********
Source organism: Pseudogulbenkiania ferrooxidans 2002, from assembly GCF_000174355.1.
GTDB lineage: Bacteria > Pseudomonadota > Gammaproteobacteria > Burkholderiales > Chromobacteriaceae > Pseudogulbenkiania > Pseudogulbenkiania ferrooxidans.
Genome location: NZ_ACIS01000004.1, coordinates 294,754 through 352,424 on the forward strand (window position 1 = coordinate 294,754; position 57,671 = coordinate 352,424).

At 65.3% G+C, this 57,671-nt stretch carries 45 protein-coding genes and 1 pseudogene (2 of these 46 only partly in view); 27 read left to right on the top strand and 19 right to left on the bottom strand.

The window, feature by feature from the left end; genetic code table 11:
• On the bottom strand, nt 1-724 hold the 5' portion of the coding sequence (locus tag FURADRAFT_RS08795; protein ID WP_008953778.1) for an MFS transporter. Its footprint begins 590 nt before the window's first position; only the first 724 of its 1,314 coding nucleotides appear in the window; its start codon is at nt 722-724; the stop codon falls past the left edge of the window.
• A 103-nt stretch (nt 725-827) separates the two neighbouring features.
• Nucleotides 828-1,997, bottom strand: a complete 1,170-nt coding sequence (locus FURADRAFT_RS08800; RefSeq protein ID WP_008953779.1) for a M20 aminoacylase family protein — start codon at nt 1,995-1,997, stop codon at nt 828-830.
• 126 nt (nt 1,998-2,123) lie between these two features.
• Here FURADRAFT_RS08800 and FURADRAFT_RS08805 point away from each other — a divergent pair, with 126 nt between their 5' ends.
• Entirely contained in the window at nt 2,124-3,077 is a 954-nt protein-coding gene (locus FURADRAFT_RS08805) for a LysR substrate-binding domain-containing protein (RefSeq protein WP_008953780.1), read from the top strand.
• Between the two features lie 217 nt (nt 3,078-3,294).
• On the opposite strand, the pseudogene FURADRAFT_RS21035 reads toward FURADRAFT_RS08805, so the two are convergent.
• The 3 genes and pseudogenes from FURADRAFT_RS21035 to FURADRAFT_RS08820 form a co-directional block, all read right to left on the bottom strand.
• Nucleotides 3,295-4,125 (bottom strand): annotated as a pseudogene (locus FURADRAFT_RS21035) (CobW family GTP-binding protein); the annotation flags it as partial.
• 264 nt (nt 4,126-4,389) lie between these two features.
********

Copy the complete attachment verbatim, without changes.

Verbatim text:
Source organism: Pseudogulbenkiania ferrooxidans 2002, from assembly GCF_000174355.1.
GTDB lineage: Bacteria > Pseudomonadota > Gammaproteobacteria > Burkholderiales > Chromobacteriaceae > Pseudogulbenkiania > Pseudogulbenkiania ferrooxidans.
Genome location: NZ_ACIS01000004.1, coordinates 294,754 through 352,424 on the forward strand (window position 1 = coordinate 294,754; position 57,671 = coordinate 352,424).

At 65.3% G+C, this 57,671-nt stretch carries 45 protein-coding genes and 1 pseudogene (2 of these 46 only partly in view); 27 read left to right on the top strand and 19 right to left on the bottom strand.

The window, feature by feature from the left end; genetic code table 11:
• On the bottom strand, nt 1-724 hold the 5' portion of the coding sequence (locus tag FURADRAFT_RS08795; protein ID WP_008953778.1) for an MFS transporter. Its footprint begins 590 nt before the window's first position; only the first 724 of its 1,314 coding nucleotides appear in the window; its start codon is at nt 722-724; the stop codon falls past the left edge of the window.
• A 103-nt stretch (nt 725-827) separates the two neighbouring features.
• Nucleotides 828-1,997, bottom strand: a complete 1,170-nt coding sequence (locus FURADRAFT_RS08800; RefSeq protein ID WP_008953779.1) for a M20 aminoacylase family protein — start codon at nt 1,995-1,997, stop codon at nt 828-830.
• 126 nt (nt 1,998-2,123) lie between these two features.
• Here FURADRAFT_RS08800 and FURADRAFT_RS08805 point away from each other — a divergent pair, with 126 nt between their 5' ends.
• Entirely contained in the window at nt 2,124-3,077 is a 954-nt protein-coding gene (locus FURADRAFT_RS08805) for a LysR substrate-binding domain-containing protein (RefSeq protein WP_008953780.1), read from the top strand.
• Between the two features lie 217 nt (nt 3,078-3,294).
• On the opposite strand, the pseudogene FURADRAFT_RS21035 reads toward FURADRAFT_RS08805, so the two are convergent.
• The 3 genes and pseudogenes from FURADRAFT_RS21035 to FURADRAFT_RS08820 form a co-directional block, all read right to left on the bottom strand.
• Nucleotides 3,295-4,125 (bottom strand): annotated as a pseudogene (locus FURADRAFT_RS21035) (CobW family GTP-binding protein); the annotation flags it as partial.
• 264 nt (nt 4,126-4,389) lie between these two features.